Hidden headstone, Figuig Cemetery
- Ifrane d’Anti-Atlas
At first glance, all visitors see is a field of stones that is reminiscent of the surface of Mars. But this lonely cemetery, perched above a wadi and below a mountain at the edge of the Sahara desert, contains hundreds of graves. Out of the initial disorder, the shape of tombs begins to emerge and bits of Hebrew writing poke out of the rubble. The ancient Jewish cemetery of Oufrane – 2,000 years old, according to legend – memorializes thousands of Berber Jews, including a group of 50 who were burned alive over 200 years ago and whose ashes are buried in a cave alongside the cemetery.
- Bou Denib
The Jews of this isolated, border town have long since left. But due primarily the efforts of one native family, the community’s cemetery has recently been restored.
This cemetery was lost to memory, and would have been physically lost, too, but for the efforts of an old Muslim Amazigh (Berber) woman. When a European company had sought to develop the land, she protested, asserting that the plot was a Jewish cemetery. As a result of her efforts, the cemetery remains, along with an olive press and farm lands that once served Jew and Amazigh alike.
In a city whose name means “without noise,” it too sits silently. Surrounded by a high mud wall capped with a barbed-wire crown, the Jewish cemetery of Ouarzazate appears mostly to be an earthen field, with clumps of stones and a few concrete slabs marking old graves. Outside the walls are film studios where Hollywood classics like Star Wars have been shot. Inside the cemetery, the only “blockbuster” is an elegant shrine with black marble columns protecting the 400-year-old graves of two rabbis.
The Jewish cemetery of Taznakht, an isolated town in the sparsely populated rocky landscape south of Ouarzazate, should have decayed into oblivion – like many of the remote cemeteries in southern Morocco. Indeed, after Taznakht’s Jewish community left in the 1950s, the cemetery walls began to crumble and tombs began to disintegrate from exposure to the elements and vandalism. But then, in 2005, Charly Bouskila, a Casablanca businessman with roots in Taznakht, decided he had to act to save the burial site of his ancestors and preserve it for future generations. Three years later he inaugurated a gleaming new cemetery complex, with sturdy new walls, dozens of restored tombs, a synagogue, and even a guesthouse. As a result, remote Taznakht today hosts one of the best maintained Jewish cemeteries in all of North Africa.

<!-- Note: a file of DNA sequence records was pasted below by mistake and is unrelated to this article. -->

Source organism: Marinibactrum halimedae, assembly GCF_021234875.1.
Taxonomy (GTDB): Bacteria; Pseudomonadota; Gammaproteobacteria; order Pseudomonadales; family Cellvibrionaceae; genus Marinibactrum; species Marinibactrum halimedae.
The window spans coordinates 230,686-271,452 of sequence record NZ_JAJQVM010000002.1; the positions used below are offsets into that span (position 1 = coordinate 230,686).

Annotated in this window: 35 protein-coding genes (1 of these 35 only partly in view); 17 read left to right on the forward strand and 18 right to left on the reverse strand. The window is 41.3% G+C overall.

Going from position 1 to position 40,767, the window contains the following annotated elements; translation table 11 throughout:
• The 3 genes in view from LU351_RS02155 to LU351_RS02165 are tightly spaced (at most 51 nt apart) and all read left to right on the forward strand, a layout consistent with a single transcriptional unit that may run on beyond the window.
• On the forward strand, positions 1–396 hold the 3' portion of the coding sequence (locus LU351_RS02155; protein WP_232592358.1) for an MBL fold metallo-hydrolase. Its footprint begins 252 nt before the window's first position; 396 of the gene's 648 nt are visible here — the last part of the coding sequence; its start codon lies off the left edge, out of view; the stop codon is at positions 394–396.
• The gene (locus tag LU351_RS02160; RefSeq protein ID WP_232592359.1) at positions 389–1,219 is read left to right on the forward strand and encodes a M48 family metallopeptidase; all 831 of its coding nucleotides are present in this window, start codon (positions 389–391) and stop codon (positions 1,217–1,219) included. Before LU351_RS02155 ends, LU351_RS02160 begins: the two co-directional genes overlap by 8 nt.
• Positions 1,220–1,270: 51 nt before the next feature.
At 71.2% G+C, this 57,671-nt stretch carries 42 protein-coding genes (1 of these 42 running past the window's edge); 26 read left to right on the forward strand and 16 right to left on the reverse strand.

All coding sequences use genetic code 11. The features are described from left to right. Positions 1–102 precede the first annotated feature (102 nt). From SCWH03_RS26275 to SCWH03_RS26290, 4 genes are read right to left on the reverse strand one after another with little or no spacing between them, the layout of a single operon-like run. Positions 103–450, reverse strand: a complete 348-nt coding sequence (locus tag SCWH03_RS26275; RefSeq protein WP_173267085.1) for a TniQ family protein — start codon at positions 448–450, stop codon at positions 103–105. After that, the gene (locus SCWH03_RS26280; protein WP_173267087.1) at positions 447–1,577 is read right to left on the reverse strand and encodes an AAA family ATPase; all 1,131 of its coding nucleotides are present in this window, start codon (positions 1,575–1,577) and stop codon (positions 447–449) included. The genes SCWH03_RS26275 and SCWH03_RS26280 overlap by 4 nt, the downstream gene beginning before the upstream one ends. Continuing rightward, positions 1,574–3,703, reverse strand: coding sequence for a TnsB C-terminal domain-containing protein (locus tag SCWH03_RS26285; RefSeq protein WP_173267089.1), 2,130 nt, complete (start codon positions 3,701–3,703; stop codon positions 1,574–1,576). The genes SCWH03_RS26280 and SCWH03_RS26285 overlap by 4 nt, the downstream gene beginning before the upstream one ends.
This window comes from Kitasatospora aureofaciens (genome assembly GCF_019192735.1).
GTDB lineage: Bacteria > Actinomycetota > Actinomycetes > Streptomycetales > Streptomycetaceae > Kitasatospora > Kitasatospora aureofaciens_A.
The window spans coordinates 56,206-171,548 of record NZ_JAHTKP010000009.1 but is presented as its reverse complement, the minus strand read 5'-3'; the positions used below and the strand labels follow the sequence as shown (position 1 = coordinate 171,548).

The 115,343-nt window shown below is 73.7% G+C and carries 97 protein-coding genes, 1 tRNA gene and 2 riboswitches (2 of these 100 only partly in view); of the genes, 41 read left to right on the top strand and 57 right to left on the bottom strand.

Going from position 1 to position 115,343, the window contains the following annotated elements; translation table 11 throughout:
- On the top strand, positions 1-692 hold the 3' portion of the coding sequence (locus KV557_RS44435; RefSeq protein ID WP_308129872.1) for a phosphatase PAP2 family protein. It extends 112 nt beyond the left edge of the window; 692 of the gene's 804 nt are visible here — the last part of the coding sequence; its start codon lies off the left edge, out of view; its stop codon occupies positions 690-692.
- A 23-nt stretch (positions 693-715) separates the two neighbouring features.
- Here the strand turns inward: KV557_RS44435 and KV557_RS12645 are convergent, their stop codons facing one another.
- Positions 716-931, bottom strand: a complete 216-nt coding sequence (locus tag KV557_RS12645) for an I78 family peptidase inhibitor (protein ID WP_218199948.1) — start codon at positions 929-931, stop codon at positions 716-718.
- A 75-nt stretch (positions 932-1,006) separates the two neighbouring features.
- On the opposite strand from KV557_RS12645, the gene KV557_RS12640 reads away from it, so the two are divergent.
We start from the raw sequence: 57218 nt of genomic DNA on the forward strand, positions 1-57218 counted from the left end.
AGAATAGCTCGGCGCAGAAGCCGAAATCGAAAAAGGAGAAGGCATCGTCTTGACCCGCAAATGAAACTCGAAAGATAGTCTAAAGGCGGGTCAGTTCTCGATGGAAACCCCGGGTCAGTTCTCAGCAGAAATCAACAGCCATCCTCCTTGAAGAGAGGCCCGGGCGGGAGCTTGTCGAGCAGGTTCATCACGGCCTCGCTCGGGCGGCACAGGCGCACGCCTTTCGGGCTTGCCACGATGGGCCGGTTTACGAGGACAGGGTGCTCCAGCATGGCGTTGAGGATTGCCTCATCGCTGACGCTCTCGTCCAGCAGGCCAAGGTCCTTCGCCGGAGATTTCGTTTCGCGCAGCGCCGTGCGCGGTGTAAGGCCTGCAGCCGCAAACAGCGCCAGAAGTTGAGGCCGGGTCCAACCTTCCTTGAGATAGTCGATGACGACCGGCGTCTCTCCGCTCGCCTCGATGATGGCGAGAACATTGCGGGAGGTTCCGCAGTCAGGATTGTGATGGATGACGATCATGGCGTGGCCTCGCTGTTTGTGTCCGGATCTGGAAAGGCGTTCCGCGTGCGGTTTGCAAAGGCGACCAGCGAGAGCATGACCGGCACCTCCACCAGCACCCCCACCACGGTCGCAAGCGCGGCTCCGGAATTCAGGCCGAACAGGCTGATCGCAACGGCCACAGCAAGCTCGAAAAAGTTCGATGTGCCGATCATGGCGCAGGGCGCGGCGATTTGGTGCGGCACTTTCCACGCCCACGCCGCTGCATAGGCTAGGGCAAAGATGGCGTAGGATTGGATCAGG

This cemetery outside the small town of Joarf does not have any markings to distinguish it as Jewish, and not much more to confirm it is a cemetery, as opposed to a scattering of rocks. As is common throughout southern Morocco, however, amidst the rocks are women’s undergarments and broken pottery — the tell-tale signs of Amazigh (Berber) women’s ritual ablutions that only occur at Jewish burial sites. This tradition is all that testifies to the Jews buried in this desolate landscape.
Raphy Elmaleh walks through the mellah (Jewish quarter) of Amizmiz. Located at the foothills of the Atlas Mountains, Amizmiz’s synagogue no longer exists, though the structures of many former homes and businesses remain. These places are described by members of the villages current inhabitants as “Jewish owned,” but most Jews left in the early 1960s.
In the middle of a lush, green oasis we find the Jewish cemetery of Skoura, a town known for two things: roses and casbahs (fortresses). Many tribes built casbahs, but in Skoura the Jews had their own, the “Casbah LiYahudi.”
Going off the main road, one finds (perhaps with the aid of local children) this small cemetery and its curious legend about one unfortunate pilgrim who is buried in its confines.
‘Ain Benimatthar, once known by its French name, Berguent, has a small Jewish cemetery, not far from a Vichy Camp where Jews were imprisoned during the Holocaust.
Perched on a small hilltop on the road from Marrakesh to Taroudant is a small terra cotta room with a locked door. It is the shrine of Yaakov Abudram and Sliman Aviav.
A silent walk through the abandoned Jewish cemetery of Ighil’n'Ogho reveals human bones, shattered graves, and one remarkably intact headstone in Hebrew. The village is located in the Talouine region of southern Morocco and once had a large Jewish population. Many of the local Jews were merchants and itinerant peddlers — often of saffron, a regional specialty.